Meat Market is intentionally different from typical vegan literature in both format and content: Instead of striving to induce mass veganism, it provides a starting point for those who are compelled to accomplish something more. Topics are brief, focused, and without the shouting and gore that somehow became acceptable in the early stages of the modern movements. It's a solid information source and provides specific actions for individuals at any level of commitment. It's also timely for me because I held so many of its ideals, as well as frustrations, and this gave both a well-reasoned voice.
I divide the book into five sections: The first is a factual exploration of the business of growing animals for food.Read more ›
Anyone who has a dog, cat, parrot or other companion animal knows that animals feel fear and pain, and are far more intelligent than humans generally give them credit for. Yet "in 2003, the United States became the first nation to raise more than ten billion farmed animals in a single year," most of them in enormous factory farm operations. Whereas in 1950, a typical pig, dairy or beef cow, laying hen or food chicken, would have a fairly decent life until slaughtered, the suffering inflicted on today's factory farm animal is horrific and unconscionable. If people only knew the animal suffering that went into the meat, egg, or dairy product on their plate, they would not consume these products, or at minimum would consume only animal products from animals that had a decent life until slaughtered as humanely as possible.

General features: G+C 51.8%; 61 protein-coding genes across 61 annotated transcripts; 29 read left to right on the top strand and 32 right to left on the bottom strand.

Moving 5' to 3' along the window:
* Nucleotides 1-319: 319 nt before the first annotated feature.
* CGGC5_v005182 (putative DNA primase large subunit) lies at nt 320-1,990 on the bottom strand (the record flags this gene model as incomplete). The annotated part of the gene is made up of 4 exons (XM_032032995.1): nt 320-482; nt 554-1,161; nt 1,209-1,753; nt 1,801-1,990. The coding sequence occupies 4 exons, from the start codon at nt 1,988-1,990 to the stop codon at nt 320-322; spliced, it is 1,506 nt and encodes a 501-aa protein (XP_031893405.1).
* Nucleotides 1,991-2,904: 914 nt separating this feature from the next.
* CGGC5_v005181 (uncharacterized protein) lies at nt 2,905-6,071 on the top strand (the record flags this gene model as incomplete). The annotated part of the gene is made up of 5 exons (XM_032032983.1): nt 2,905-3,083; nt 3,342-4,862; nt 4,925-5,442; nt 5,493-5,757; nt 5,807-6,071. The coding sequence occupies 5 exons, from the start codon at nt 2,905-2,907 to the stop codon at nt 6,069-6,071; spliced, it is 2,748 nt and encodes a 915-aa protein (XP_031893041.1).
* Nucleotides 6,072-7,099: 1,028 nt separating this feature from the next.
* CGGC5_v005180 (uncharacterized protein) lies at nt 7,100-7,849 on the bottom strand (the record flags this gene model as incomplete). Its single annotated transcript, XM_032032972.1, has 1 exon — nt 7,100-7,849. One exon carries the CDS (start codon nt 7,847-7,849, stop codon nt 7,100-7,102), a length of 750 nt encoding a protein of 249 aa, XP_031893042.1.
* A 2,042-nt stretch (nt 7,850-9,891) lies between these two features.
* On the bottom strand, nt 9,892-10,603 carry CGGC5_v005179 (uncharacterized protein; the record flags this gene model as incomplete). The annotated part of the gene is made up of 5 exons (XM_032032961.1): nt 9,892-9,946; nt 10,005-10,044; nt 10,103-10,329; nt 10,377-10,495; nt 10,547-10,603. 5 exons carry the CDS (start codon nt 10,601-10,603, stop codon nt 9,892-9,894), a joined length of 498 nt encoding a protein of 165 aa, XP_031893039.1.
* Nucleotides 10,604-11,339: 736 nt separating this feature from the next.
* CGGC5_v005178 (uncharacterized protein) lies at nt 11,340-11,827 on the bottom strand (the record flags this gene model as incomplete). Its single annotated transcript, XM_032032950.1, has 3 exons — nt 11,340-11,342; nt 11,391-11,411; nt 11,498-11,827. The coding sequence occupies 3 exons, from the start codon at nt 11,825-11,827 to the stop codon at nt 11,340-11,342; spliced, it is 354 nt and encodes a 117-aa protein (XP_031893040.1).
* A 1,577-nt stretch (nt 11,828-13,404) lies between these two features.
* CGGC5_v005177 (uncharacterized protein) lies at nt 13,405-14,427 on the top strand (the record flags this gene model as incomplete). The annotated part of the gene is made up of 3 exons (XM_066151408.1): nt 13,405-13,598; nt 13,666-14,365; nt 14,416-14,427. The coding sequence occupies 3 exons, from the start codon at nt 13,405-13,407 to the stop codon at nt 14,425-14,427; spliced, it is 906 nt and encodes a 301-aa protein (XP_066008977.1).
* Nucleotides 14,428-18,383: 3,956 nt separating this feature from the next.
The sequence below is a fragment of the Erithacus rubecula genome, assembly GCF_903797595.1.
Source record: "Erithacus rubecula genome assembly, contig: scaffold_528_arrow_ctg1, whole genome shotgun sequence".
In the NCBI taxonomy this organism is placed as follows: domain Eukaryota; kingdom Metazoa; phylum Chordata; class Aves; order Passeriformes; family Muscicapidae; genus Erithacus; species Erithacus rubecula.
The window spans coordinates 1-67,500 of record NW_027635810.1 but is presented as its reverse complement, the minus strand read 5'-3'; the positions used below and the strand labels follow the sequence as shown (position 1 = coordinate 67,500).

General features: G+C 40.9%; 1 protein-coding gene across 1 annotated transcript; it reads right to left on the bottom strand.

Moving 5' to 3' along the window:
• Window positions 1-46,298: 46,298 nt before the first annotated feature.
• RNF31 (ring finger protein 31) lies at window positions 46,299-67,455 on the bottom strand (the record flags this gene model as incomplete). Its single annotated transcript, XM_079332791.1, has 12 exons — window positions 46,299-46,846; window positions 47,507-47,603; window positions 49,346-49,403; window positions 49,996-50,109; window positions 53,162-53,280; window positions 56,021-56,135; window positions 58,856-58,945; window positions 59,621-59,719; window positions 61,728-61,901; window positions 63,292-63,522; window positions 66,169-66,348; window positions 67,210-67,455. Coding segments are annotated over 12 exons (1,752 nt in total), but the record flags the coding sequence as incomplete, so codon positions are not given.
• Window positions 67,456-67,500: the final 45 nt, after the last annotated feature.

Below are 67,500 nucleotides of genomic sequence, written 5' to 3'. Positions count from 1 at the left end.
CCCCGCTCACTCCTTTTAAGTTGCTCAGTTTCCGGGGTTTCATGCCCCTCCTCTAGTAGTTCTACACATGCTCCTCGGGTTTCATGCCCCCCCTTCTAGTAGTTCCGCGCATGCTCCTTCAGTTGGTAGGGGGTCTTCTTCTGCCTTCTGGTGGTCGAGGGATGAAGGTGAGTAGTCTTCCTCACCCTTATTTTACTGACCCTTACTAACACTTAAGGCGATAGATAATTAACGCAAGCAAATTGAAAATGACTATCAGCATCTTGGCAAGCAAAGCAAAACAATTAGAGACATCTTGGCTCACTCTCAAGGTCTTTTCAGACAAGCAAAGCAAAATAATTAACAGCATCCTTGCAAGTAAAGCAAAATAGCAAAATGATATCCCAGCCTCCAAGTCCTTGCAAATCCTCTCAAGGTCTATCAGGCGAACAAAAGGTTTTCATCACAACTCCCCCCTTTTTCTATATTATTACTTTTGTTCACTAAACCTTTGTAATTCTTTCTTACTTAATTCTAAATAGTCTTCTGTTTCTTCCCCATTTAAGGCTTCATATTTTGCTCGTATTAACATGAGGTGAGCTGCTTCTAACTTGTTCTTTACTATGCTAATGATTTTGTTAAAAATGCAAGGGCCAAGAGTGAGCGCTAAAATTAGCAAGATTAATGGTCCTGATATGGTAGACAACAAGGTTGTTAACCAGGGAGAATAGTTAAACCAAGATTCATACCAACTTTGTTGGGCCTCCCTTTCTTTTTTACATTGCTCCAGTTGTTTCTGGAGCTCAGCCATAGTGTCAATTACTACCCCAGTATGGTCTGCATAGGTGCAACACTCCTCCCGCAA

If you consume beef, dairy, chicken, eggs or pork, and haven't a clue or only a vague idea about the lives of the animal products you eat, I highly recommend you read the first three chapters of "Meat Market." You'll learn why factory farmed eggs are arguably the product of the most animal suffering, and should probably be the first animal product to give up if you want to improve the lives of animals. You'll learn about horrors including forced molting and beak searing in egg production, gestation crates in pig farming, veal operations, the dangers of animal transport to slaughter, and what really happens on the modern day killing floor.Read more ›